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Car on the road

Now that summer is here, many people are planning road trips for their vacations. Going on a road trip during the summer can be fun and liberating, but it can also be a source of stress and danger if you don’t take the proper precautions. If you plan on traveling by car this summer, follow these tips to ensure your trip is safe and carefree.

Car Maintenance

  • Perform basic maintenance on your vehicle. Replace oil, wipers, fluids or the air filter if necessary.
  • Have your brake pads inspected.
  • Check your battery’s charge and terminals.
  • Check tires for tears and for bulges on the side wall. Also check your treads. If you don’t have a gauge, insert a quarter upside down into the tread. If the quarter stops while Washington’s head is visible, your tires are too worn to be driven on safely.

Trip Planning

  • Try to pack as lightly as possible to save on gas and stress, and to make your car more maneuverable. Most new cars have the total weight you can carry printed on the driver’s side door. If you’re driving with kids, make sure you pack enough snacks, water, games, videos and music to keep them occupied and comfortable during your journey.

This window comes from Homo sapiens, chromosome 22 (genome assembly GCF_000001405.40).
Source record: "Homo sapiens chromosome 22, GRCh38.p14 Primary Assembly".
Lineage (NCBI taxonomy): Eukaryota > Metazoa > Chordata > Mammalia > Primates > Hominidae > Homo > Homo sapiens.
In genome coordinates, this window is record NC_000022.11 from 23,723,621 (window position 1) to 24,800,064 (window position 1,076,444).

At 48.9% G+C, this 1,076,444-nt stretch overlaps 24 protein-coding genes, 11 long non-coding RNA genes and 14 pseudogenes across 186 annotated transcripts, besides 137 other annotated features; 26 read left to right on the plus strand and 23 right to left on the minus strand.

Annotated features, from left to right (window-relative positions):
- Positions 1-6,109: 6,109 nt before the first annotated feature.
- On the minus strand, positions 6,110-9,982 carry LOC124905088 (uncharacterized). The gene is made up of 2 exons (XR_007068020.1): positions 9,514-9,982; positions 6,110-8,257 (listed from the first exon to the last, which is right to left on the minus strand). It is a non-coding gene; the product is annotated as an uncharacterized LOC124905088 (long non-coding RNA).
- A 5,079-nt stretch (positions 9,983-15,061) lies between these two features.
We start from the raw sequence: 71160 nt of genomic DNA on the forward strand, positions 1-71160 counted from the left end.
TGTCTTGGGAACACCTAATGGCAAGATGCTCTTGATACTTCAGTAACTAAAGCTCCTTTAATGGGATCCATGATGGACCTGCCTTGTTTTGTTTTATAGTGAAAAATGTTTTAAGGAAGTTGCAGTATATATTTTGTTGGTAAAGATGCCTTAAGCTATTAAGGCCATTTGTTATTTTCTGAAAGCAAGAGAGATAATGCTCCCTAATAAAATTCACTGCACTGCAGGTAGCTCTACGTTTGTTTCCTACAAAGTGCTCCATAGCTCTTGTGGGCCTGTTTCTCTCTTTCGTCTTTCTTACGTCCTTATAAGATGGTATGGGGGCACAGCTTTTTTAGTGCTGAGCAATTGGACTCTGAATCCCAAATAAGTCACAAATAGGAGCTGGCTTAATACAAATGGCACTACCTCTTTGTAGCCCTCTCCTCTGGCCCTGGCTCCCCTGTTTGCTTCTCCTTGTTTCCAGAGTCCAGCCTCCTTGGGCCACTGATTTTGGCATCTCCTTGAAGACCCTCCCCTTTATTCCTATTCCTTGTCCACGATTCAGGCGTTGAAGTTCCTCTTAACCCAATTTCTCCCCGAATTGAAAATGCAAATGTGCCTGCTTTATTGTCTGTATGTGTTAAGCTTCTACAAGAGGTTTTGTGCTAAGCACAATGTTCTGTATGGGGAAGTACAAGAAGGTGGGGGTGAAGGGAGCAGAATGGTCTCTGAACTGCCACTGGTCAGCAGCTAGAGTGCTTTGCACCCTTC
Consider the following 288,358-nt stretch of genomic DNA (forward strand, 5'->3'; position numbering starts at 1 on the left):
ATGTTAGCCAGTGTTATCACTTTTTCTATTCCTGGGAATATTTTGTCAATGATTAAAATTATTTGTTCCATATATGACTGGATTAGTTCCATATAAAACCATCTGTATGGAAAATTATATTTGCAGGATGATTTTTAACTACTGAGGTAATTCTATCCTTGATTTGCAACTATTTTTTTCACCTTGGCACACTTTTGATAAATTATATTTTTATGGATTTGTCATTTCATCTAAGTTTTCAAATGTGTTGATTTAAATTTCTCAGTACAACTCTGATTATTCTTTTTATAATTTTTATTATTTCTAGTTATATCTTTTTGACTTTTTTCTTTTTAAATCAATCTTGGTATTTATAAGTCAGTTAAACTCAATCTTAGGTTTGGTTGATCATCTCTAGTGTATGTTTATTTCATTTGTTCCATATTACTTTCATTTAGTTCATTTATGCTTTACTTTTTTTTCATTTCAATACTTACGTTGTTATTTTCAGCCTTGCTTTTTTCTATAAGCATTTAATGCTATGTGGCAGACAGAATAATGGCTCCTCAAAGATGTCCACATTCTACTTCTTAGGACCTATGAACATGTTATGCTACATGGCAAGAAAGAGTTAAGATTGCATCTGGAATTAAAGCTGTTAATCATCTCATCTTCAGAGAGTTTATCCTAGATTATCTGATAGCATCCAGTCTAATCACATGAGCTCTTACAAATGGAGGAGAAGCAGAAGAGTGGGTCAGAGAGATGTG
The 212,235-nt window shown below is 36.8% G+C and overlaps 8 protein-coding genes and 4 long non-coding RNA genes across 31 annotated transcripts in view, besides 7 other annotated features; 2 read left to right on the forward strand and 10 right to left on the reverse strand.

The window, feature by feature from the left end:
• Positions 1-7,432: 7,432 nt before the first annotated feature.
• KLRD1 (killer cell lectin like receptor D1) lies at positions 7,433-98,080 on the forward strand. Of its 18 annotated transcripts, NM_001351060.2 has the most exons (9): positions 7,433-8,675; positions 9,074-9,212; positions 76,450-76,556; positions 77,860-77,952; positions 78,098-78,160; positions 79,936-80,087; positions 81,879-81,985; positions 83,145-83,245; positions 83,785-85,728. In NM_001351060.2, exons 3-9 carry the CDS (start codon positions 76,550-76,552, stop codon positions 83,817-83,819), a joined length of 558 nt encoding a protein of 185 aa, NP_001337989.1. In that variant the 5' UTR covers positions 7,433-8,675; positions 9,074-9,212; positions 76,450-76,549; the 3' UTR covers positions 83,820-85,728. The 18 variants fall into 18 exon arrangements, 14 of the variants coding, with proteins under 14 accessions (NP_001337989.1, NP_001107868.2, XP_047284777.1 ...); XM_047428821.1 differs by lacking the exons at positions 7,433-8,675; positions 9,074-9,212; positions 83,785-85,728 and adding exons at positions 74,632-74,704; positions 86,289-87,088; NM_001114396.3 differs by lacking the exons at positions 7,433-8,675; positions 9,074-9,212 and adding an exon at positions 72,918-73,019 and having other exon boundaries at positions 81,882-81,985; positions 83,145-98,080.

• Bring GPS navigation to avoid getting lost, or to receive notification on traffic conditions ahead. Be aware that these can drain your phone’s battery or may not be available where there is no Internet connection, so make sure you have a contingency plan (such as a map).
  • Make sure your car has up-to-date tags and insurance. Among the worst things that can happen during a road trip are having your car ticketed or impounded for letting those things lapse.


  • Pack an emergency kit. Include a flashlight, blanket, first-aid kit, tools, water and nonperishable food items.
  • Wear your seat belt. Not only is this a life-saving precaution, but in most states it’s also the law.
  • Keep your eyes on the road. Pull over to adjust any GPS settings and make phone calls. Never text while you are driving.
  • Stay alert. Take breaks to recover from the strain of long-distance driving. Always stop for a break when tired.
  • Use your turn signals when changing lanes or making a turn, and turn on your headlights when it’s raining or dark out so other drivers can see you.
All insurance policies are different. Be sure to review your insurance policy for specific information about coverages available to you. Nothing in this post is meant to suggest a guarantee of coverage.